I certainly give Franklin Leonard, founder of The Black List, a lot of credit for answering questions about the new service on the Done Deal Pro forum and other venues, trying his best to make the service clear and transparent. He welcomes skepticism and lively debate about the service, and is doing his best to explain the service’s benefits and its possible limitations at launch.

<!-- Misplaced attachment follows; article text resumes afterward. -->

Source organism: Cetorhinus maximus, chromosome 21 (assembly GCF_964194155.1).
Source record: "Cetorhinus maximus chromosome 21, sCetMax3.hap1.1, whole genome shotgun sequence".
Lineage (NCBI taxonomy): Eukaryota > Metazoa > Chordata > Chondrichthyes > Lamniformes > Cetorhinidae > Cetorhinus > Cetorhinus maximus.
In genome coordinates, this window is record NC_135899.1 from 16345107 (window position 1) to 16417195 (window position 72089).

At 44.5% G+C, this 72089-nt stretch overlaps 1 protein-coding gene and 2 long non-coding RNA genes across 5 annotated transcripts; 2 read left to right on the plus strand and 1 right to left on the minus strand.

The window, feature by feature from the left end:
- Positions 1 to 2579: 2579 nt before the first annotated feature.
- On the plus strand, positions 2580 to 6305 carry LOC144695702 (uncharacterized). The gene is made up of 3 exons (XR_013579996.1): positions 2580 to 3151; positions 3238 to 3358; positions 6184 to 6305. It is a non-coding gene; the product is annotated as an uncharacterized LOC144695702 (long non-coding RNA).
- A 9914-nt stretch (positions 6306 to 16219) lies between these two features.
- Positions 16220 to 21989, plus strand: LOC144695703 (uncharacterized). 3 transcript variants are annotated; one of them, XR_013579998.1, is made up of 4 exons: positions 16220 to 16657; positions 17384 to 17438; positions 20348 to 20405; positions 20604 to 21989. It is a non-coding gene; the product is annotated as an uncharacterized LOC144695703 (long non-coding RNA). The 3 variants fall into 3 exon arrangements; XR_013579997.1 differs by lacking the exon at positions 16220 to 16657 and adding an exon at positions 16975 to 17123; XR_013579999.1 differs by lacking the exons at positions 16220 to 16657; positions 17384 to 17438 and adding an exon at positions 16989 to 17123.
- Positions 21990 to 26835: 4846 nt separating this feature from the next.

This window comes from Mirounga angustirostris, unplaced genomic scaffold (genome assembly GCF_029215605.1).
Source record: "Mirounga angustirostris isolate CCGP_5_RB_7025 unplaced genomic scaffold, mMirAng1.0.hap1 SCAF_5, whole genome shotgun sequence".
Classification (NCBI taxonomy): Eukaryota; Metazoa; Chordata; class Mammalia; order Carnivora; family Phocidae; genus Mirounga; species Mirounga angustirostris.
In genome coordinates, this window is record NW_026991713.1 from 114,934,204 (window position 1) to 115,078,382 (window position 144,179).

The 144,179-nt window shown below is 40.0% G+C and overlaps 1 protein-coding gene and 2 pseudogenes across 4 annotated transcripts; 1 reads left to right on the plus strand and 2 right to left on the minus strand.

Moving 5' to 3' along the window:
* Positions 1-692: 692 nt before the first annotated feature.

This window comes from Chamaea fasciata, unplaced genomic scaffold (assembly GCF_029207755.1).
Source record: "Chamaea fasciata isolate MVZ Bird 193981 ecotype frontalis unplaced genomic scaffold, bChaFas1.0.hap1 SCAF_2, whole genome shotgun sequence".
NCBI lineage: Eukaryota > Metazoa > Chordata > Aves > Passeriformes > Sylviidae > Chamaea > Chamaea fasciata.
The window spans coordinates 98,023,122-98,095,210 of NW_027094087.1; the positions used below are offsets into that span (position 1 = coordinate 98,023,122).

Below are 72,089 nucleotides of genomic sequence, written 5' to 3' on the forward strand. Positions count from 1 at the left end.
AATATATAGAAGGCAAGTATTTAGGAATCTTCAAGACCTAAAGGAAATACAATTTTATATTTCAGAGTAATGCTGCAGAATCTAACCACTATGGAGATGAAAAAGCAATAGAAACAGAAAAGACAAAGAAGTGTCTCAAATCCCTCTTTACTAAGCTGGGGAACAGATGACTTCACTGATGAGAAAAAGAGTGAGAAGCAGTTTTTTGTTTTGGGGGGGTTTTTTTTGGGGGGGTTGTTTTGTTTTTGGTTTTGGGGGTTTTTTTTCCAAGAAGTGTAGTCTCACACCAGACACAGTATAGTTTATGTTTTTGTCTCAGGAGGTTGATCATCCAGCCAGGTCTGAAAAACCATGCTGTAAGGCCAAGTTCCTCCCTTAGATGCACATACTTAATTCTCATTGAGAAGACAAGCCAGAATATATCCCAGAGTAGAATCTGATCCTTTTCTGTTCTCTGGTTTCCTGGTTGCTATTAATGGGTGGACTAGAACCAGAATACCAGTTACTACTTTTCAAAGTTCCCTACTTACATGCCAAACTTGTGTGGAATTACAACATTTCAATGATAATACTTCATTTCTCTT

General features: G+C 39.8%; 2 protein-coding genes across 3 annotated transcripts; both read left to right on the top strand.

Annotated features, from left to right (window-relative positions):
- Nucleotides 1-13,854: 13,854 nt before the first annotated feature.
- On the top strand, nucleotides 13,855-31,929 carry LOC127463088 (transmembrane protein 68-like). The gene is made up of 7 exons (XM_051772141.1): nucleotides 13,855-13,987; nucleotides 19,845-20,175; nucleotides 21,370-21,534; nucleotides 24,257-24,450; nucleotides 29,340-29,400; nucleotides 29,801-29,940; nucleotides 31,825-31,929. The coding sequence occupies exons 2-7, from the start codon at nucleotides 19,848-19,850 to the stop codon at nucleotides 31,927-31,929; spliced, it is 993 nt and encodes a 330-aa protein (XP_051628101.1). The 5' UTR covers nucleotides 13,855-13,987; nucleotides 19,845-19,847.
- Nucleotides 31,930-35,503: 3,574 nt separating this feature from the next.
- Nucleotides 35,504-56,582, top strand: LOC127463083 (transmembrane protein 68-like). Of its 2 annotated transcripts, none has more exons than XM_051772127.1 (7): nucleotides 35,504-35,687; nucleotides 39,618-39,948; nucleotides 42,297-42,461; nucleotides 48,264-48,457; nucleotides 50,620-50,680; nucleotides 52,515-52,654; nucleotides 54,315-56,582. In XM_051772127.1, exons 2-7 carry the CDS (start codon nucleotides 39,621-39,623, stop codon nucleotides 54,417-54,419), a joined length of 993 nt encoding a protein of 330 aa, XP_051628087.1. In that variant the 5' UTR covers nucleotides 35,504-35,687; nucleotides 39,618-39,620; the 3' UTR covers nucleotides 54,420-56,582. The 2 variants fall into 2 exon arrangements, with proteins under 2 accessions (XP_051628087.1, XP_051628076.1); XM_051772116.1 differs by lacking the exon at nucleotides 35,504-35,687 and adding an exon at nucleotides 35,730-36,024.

There are other ways for aspiring screenwriters to get their screenplays read by industry professionals, but they are based on screenwriters writing a great screenplay first. I can speak from experience here because my screenplay, Cents, is a 2012 Nicholl Fellowship semifinalist, one of 129 out of 7,197 screenplays submitted (and no, it’s not the fraternity a cappella comedy screenplay I recently posted online for your reading pleasure in case you thought the first five pages were garbage – but maybe now you’ll go back and read it in its entirety. Hey, it’s written by a Nicholl Fellowship semifinalist!). When the Nicholl Fellowship announced the ten finalists for this year’s competition, they also made the contact information for all of the finalists, semifinalists and quarterfinalists available to industry professionals. As a result, I have received a handful of requests so far (maybe a dozen) for my script’s logline and the screenplay itself from a variety of management and production companies, some well known, others a bit less so. Do I expect my screenplay to sell? That’s probably best answered in a separate post. The point is, industry professionals want to read my screenplay now because a reputable source (i.e. Nicholl Fellowship) said it was good, after it was read at least nine separate times by readers and other industry professionals.